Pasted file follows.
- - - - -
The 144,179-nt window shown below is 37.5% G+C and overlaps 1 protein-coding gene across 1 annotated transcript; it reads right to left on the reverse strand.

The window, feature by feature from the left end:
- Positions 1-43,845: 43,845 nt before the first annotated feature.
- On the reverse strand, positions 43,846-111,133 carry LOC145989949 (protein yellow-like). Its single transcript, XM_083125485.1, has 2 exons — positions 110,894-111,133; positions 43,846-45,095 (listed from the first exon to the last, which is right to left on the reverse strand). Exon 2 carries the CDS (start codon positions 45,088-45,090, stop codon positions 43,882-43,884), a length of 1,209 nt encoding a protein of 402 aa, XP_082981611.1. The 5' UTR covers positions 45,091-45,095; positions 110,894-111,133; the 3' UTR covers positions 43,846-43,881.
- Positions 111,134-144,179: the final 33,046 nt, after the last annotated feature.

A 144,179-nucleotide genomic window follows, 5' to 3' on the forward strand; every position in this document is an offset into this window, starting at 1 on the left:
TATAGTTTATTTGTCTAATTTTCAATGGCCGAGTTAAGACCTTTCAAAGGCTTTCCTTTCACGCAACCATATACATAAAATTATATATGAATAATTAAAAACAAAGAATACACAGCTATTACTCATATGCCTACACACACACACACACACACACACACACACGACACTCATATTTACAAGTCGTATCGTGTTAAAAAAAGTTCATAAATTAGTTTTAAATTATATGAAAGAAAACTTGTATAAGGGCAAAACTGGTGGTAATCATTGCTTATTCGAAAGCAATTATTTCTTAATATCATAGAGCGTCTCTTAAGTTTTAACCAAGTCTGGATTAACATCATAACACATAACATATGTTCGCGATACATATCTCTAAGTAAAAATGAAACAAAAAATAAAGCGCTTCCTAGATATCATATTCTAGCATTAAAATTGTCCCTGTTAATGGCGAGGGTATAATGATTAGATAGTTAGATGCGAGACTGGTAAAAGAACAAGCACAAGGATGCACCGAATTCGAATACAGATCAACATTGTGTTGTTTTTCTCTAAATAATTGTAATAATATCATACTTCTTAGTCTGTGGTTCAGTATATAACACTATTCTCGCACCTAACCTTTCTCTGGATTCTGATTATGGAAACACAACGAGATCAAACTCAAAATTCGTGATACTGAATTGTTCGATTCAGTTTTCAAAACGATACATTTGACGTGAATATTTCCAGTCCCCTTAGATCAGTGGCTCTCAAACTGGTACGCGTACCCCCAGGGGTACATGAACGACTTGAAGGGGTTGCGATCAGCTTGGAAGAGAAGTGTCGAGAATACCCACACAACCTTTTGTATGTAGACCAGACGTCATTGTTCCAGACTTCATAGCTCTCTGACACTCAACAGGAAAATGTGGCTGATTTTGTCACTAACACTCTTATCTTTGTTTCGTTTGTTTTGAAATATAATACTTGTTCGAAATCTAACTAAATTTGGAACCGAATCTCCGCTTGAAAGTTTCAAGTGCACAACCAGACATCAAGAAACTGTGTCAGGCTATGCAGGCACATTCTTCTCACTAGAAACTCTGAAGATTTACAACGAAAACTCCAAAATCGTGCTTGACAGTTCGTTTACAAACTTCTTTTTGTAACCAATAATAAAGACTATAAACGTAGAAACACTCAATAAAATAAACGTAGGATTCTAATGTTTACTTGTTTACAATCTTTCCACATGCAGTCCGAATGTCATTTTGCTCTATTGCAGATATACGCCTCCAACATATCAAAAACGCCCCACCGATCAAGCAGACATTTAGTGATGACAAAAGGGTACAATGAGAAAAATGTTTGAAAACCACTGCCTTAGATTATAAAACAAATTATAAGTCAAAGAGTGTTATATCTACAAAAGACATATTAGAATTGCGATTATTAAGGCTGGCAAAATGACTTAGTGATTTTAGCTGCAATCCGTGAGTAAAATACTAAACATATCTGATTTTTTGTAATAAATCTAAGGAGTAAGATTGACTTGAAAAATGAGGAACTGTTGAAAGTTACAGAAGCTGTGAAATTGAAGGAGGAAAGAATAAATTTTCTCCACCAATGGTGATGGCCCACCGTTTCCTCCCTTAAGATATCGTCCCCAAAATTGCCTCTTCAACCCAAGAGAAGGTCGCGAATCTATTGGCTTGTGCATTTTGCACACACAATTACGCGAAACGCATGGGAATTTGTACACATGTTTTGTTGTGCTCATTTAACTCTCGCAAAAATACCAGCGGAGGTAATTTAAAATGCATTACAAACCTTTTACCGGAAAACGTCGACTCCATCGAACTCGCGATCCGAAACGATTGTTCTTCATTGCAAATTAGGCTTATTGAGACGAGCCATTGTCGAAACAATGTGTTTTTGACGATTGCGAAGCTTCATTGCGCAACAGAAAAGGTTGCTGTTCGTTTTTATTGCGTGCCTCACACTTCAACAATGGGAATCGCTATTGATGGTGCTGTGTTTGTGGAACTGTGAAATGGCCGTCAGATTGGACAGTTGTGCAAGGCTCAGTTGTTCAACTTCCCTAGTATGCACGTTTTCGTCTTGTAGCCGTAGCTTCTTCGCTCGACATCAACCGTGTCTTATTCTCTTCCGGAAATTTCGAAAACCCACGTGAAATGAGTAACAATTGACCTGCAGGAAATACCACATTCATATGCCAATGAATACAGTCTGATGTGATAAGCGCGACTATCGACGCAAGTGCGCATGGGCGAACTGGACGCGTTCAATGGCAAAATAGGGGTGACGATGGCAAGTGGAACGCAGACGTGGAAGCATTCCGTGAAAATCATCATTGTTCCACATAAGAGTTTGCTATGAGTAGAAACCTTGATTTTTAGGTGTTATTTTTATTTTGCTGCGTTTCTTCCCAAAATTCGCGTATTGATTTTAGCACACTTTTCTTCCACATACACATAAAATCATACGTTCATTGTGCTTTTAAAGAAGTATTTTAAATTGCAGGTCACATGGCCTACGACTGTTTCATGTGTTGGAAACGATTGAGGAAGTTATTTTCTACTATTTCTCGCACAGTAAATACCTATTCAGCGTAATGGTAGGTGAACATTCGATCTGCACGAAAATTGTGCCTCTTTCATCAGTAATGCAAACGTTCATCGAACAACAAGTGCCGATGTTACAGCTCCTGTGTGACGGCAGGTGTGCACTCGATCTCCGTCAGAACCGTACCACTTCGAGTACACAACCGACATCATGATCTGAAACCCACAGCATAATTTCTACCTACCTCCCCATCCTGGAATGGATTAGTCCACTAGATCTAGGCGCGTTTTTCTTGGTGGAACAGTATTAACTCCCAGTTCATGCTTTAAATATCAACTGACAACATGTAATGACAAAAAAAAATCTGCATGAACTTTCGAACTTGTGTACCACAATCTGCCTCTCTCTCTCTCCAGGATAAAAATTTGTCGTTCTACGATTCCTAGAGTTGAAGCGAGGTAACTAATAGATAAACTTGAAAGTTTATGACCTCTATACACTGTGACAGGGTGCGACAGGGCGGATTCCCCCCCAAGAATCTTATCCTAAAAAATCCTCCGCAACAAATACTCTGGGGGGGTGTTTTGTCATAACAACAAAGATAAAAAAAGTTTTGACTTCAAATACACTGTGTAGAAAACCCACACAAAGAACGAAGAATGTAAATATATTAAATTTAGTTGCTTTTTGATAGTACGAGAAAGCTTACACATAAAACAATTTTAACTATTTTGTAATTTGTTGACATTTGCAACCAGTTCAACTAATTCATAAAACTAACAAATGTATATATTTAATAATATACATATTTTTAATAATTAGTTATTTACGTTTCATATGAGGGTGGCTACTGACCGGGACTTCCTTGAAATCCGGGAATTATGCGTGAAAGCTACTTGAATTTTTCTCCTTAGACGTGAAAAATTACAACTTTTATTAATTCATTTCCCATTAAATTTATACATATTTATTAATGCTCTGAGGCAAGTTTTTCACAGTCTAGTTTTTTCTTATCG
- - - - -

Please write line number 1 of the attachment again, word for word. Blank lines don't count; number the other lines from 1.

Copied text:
The 144,179-nt window shown below is 37.5% G+C and overlaps 1 protein-coding gene across 1 annotated transcript; it reads right to left on the reverse strand.